A Professor's Perspective: Revitalization in 'The Electric City'

Meghan Ashlin Rich, Ph.D., associate professor of sociology and women’s studies, studies how cities use arts and culture-based strategies to renew blighted areas. She studied Scranton. This is an essay she wrote for The Scranton Journal based in part on her research.

Meghan Ashlin Rich, Ph.D.
Meghan Ashlin Rich, Ph.D.

Scranton, like many post-industrial cities, has struggled to maintain its population and employment opportunities while combating a negative reputation as a “dying town” among locals and outsiders alike. While it’s true that Scranton’s population plummeted between 1950 and 2000, the past 16 years have seen Scranton’s population holding steady (at approximately 76,000), mostly thanks to new immigrants.

Although it is unlikely that Scranton will ever return to its industrial “glory days” of the early 20 th  century, when coal, iron, and manufacturing were strong, there are many signs that Scranton is in the midst of a revival. In the past 10 years, the downtown, a cornerstone of any small city, has undergone a commercial, architectural, and cultural revitalization. Thanks to the residential conversion of historic industrial buildings, more people are living downtown than ever before. Many commercial spaces are being reimagined as mixed-use spaces (mixing commercial, social, and community uses) for residents and visitors. One recent example is the Steamtown Mall, which will host a permanent public market by 2017, inspired by Philadelphia’s Reading Terminal Market.

A second indicator of Scranton’s renewal can be found in the neighborhoods that lend Scranton its authentic culture. Parks, houses, and commercial buildings are being rehabilitated, including previously distressed areas in West and South Scranton. The Elm Street Revitalization Project in South Scranton is spearheaded by a local nonprofit organization, United Neighborhood Centers of Northeastern Pennsylvania. Similar to “Main Street” downtown revitalization initiatives across the country, the project is designed to decrease crime, reduce blight, and to create a sense of community among diverse residents in this historic neighborhood.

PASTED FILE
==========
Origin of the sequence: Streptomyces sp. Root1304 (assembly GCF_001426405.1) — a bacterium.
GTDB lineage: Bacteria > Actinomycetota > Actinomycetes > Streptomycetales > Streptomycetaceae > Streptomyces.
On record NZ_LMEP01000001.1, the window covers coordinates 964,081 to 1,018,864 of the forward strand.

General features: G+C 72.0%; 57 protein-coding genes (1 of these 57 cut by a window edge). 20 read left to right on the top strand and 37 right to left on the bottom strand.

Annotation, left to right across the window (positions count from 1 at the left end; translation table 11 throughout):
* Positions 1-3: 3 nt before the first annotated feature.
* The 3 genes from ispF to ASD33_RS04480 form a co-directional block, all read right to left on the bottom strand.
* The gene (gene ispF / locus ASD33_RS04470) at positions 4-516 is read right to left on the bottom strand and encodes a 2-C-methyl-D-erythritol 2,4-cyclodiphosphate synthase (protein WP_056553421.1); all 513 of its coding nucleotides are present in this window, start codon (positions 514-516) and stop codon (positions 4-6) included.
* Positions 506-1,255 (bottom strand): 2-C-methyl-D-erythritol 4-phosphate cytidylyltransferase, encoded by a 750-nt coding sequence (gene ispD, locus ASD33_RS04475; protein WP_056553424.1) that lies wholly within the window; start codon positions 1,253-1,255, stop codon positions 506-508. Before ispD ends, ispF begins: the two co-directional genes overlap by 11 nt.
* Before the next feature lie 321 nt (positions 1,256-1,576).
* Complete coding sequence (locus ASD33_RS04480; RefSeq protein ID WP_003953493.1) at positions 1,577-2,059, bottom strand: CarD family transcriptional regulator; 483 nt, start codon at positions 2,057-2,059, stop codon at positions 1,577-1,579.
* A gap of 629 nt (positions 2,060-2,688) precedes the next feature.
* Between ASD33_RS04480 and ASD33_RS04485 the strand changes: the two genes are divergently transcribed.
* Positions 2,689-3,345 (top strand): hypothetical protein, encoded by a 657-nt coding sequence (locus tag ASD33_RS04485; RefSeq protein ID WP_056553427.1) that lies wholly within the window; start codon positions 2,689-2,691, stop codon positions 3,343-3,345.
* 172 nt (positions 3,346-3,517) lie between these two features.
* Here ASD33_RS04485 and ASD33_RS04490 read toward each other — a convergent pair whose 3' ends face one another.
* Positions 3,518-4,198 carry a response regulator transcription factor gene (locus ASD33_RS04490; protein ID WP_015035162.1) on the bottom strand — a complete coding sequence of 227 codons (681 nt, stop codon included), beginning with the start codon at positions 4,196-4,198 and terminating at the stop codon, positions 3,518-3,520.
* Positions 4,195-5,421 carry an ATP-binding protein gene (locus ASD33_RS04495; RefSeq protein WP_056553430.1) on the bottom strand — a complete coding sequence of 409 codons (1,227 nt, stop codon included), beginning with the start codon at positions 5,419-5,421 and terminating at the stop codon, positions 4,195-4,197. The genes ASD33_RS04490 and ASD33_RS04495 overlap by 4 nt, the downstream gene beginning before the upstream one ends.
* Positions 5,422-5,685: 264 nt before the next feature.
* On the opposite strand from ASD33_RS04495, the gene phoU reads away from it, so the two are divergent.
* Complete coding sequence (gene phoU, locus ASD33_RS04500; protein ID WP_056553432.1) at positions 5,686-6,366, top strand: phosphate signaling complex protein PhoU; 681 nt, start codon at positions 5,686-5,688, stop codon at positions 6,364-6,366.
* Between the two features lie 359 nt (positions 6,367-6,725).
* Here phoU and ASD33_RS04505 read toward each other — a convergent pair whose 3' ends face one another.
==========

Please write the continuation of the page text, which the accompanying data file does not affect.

My research studies in Scranton (Rich, 2013; Cabrera and Rich, 2015) have focused on revitalization strategies employed by Scranton’s community stakeholders at both the grassroots and public policy levels, and my assessment of the city is mixed. While Scranton is not likely to become the “Athens” (as Ashville, North Carolina is often called) of Pennsylvania, there is huge potential for it to grow on its strengths—high levels of social capital (neighborly trust and reciprocity), thick social ties, a walkable downtown and neighborhoods, new immigrant communities, and plentiful historic housing stock. One young woman I spoke to in my 2013 study of downtown returned to Scranton after graduating from college to open a boutique. She told me: “I made the decision to stay in Scranton because there is potential and there are people who care enough to stick around and see that potential through. And that’s exciting to me. I don’t get that everywhere else I go. There are other great cities. There are better cities with people who already have these things implemented and are doing it, but the thought of being able to stay here and see something grow and progress and to be a part of that is really important to me. I’d like to see the changes that need to happen, happen here.”

The ability to fully participate in the revitalization of Scranton is a result of its smallness and the strong social networks already in place. Even though thick social ties can sometimes bind, many Scrantonians view these ties as the glue holding the city together, assisting them in their endeavors to revitalize the city. If Scranton relies on its strengths and “authentic” culture, it not only becomes a more attractive city for newcomers, but improves the quality of life for those who already call this city home. 

"There’s something just real. There’s something very authentic about [Scranton] … I think nobody has patience for a certain amount of pretension or people trying to just be showy or make themselves out to be more than they are. That doesn’t really impress anyone.  You know, people have a more grounded set of values, I think … you’re expected to prove yourself, no matter who you are. And hard work is so important here … it’s the substance, not just the way it looks on the outside. People really care about what’s really there."
- female journalist in her 30s 


Rich, Meghan Ashlin. 2013. “From Coal to Cool’: The Creative Class, Social Capital, and the

Revitalization of Scranton.”  Journal of Urban Affairs 35:365-84.

Cabrera, Joseph and Meghan Ashlin Rich. 2015. “Building Bridges or Hunkering Down? Social Capital and Social Interaction in a Diverse Urban Neighborhood.” Paper read at the  Society for the Study of Social Problems Annual Meeting, Chicago, IL. 

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